The State highway patrolman who investigated the accident indicated that he drove southerly along 104 after the accident, on the night of November 16, 1971. He then approached the intersection from the direction that the Monken car had approached. He testified that he could observe the flashing stop light, when looking for it, at a distance of 1500 feet, nearby the railroad crossing on 104. However, he stated that he did not continue to check as to its visibility upon closer approach to the intersection. The officer, at the inquest, stated that in his opinion there were two possible causes of the accident. The first was that the driver was unfamiliar with the crossing and the other was that it was a construction site. He also testified that there was no evidence of excessive speed on the part of the Monken auto.

Both sides produced expert testimony on the issue of whether temporary signing was needed along Route 104 as it approached the intersection with 36-54. Plaintiffs' expert concluded that temporary signing, warning of construction and a detour, was necessary in order to advise motorists to slow down and be aware of possible changes in the direction of travel or other modifications due to construction. He based his conclusion on the dangerous nature of the intersection even before construction, the widening of the curve on 104 at the intersection, the presence of the trailers and equipment alongside 104, and the removal of the stop sign with flasher on the southwest side of the 104 highway at the intersection. Caldwell's expert, on the other hand, concluded that the existing signing on Route 104 was sufficient to warn oncoming traffic to slow down. He further concluded that Caldwell did not need to re-erect the stop sign that had been removed for their construction at the intersection.

In addition to the above witnesses, there was also considerable testimony on the issue of damages, which we need not detail in this opinion, as no issue with respect to the damage award is taken by defendant. Having set forth the pertinent factual background, we turn to the issues raised by Caldwell in seeking to reverse the judgment and obtain a new trial.

• 1, 2 The first issue raised by defendant Caldwell is whether the construction injuries act (Ill. Rev. Stat. 1971, ch. 121, par. 314.1 et seq.) has application to the facts of the instant case. It is Caldwell's contention that the act did not require any advance warning signs on Route 104, because there was no "major construction" being done on Route 104. Caldwell points to the fact that the construction work being done at the time of the accident was related to the overpass on U.S. 36-54, some distance east of the 104 intersection. We conclude, however, as did the trial court, that the act has application to the facts in this case. The construction injuries act is a safety statute designed to protect workers and the general public from injury or death during the construction or repair of bridges and highways within the State of Illinois. (Vegich v. McDougal Hartmann Co. (1981), 84 Ill.2d 461, 468, 419 N.E.2d 918.) As a safety statute, this court is directed to adopt a liberal construction of it in order to effectuate the purposes of the statute and to afford broad protection to those the statute was designed to protect. (Halberstadt v. Harris Trust & Savings Bank (1973), 55 Ill.2d 121, 127, 302 N.E.2d 64.) The pertinent section of the Act, section 4 (Ill. Rev. Stat. 1971, ch. 121, par. 314.4), states:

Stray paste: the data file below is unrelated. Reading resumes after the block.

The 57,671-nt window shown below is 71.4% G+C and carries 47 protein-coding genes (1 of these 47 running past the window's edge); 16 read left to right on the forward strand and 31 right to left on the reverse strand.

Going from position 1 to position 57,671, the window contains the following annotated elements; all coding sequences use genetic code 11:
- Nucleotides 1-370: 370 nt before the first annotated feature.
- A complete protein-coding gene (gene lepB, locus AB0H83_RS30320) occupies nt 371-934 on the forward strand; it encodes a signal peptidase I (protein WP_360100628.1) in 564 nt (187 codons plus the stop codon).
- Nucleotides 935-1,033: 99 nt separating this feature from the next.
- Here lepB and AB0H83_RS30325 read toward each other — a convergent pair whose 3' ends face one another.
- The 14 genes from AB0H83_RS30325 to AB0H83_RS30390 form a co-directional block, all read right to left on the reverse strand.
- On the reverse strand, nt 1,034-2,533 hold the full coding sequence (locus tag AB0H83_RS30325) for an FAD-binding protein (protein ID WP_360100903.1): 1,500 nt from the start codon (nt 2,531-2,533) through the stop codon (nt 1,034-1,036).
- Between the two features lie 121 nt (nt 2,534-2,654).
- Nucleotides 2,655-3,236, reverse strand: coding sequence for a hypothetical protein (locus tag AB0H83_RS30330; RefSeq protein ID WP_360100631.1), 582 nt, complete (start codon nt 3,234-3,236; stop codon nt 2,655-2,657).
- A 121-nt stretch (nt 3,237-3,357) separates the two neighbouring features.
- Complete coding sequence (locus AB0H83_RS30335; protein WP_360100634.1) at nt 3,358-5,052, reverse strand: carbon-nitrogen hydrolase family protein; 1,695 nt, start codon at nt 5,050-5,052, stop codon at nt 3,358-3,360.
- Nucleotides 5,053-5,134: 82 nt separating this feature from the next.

"Any portion of highway or bridge which is closed to all traffic shall be marked at each place where vehicles have accessible approach to such portion of highway or bridge, and at a sufficient distance from the closed portion of such highway or bridge shall be marked with an adequate number of safe, suitable, and proper warning signs, signals or barricades as set forth in the Manual of Uniform Traffic Control Devices for Streets and Highways published by the Department of Transportation so as to give warning to approaching motorists that such portion of bridge or highway is closed and unsafe for travel."

The Manual referred to in section 4, at its pages 190-91, states, in pertinent part:

"Construction Approach Warning Signs. Where major construction or maintenance is under way on a rural highway and any part of the roadway is obstructed or closed, it is necessary to give special advance warning, and for this purpose a series of Construction Approach Warning signs is provided in the following Sections. Because of their importance, these signs shall have a standard size of 48 inches by 48 inches. They shall be of the standard diamond shape for warning signs except as provided for in this Part under Design of Warning Signs.

Application of Construction Approach Warning Signs. Construction Approach Warning signs are for the purpose of alerting traffic, well in advance, to serious obstructions or restrictions due to road work. In rural areas where space permits there should be at least three such signs, at 500, 1,000, and 1,500 feet, respectively, in advance of the point of restriction.

Construction Approach Warning signs should be mounted on two posts, from 6 to 12 feet from the pavement edge or on wing barricades at appropriate advance distances.

The Advance Road Construction sign (W20-1) is intended for use in advance of road construction projects as a general warning of possible obstructions or restrictions due to such work.

The Advance Detour sign (W20-2) is intended for use in advance of a point at which traffic is diverted over a temporary roadway or route.